BELLEFONTE — One of three men facing trial next week for a violent burglary and robbery spree has allegedly threatened to kill the judge and prosecutor in the case.
Dmitriy Litvinov, 25, allegedly told a former cellmate about his detailed, graphic plans to kill Centre County President Judge Thomas King Kistler, District Attorney Stacy Parks Miller and sheriff’s deputies.
The trial for Litvinov and his co-defendants, Maksim Illarionov, 23, and Anatoliy Veretnov, is scheduled to begin Monday morning.
They face charges related to 40 separate cases stemming from a crime spree in 2009 and 2010, during which they allegedly burglarized homes and business and committed a string of armed robberies.
Litvinov’s alleged threats, made from behind bars, were described in pretrial motions filed Thursday by Illarionov’s attorney.
From the Centre County Correctional Facility, where he has been jailed since March 2010, Litvinov allegedly said he knows what vehicle Parks Miller drives and where she lives.
“No worries, boys know where she live (sic),” he allegedly told his cellmate. “If they get her, they will keep her for three days, rape her and cut her up in little pieces and flush her down the toilet.”
He implied his associates, whom he refers to as “boys,” have followed Kistler and “would feed him to the hogs.”
Litvinov describes someone shooting sheriff’s deputies inside the courtroom: “Two shots because there is always two deputies all the time,” he allegedly said.
According to his cellmate, Litvinov thought there would be a mistrial if either Parks Miller or Kistler were not able to make the trial.
“Mistrial if she does not show up,” he allegedly said. “You can not prosecute a case is (sic) she was not around.”
Illarionov’s court-appointed attorney, Daniel J. Nelson, of Philipsburg, said prosecutors turned over new discovery materials Wednesday that contained the alleged threats.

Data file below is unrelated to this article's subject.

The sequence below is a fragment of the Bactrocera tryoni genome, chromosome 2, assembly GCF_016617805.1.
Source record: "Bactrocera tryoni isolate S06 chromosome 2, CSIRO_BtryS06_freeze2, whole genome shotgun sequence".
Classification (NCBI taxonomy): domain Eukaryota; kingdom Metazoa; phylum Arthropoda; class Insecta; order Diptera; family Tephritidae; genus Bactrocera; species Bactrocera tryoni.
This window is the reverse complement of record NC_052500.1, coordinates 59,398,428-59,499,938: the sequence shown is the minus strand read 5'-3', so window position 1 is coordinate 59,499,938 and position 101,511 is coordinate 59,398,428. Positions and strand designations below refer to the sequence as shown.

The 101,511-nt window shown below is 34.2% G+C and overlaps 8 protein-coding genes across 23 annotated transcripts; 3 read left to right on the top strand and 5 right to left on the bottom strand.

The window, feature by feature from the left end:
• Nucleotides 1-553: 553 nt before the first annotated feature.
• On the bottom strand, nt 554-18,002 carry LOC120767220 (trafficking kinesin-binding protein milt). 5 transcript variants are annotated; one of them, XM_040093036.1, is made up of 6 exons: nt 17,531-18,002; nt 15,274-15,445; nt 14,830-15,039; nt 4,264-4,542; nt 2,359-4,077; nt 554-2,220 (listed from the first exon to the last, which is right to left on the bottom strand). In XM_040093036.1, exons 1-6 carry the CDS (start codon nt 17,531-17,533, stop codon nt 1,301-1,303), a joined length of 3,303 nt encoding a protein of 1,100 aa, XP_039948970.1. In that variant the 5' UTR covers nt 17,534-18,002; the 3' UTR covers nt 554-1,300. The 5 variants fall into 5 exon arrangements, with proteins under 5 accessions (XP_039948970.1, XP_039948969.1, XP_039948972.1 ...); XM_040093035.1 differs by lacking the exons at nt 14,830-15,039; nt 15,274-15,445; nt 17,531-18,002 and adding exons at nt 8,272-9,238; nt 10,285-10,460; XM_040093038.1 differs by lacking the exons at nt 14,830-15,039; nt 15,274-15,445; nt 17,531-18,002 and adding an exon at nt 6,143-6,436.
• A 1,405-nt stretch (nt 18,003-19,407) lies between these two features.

State College attorney Ronald McGlaughlin, who represents Veretnov, said a state police interview with the cellmate occurred in June 2010, even though the discovery material was not provided to defense attorneys until this week.
McGlaughlin filed a motion Friday asking that Litvinov’s alleged statements not be permitted to be used against his client.
Nelson filed separate motions Thursday. One questioned whether Kistler could fairly hear the trial in light of the threats.
He asked for a new judge to be appointed, one who was “not the subject of prejudicial pretrial information.”
Nelson also filed motions to keep Illarionov’s phone records out of the trial, and for a continuance or for a new attorney to be appointed to the case, at his client’s request.
A pretrial hearing was held Friday. However, Kistler’s ruling had not been filed by the time the courthouse closed.
Parks Miller said Kistler denied all of Nelson’s motions, except one he had not yet ruled on: the motion to suppress phone records.
With the rulings, Parks Miller said the trial will begin as expected Monday morning in the courthouse annex. This trial was moved out of the main courtroom because of the Jerry Sandusky child sex abuse trial taking place there.
It will be the second trial for the three defendants in less than two years.
In 2011, Kistler declared a mistrial in the original proceedings after a fourth co-defendant, Alexei Semionov, pleaded guilty during the proceedings.
Semionov was sentenced in February to at least 36 years behind bars in a state prison.
Illarionov, the alleged ring-leader of the group, is serving a 15-year state prison sentence for a conviction on illegal weapons charges.
A previously convicted felon, he wasn’t allowed to have the weapons allegedly with him during the reported robberies and burglaries.
This time around, Parks Miller said she plans to call 102 witnesses, including police and alleged victims.
Matt Carroll can be reached at 231-4631. Follow him on Twitter @Carrollreporter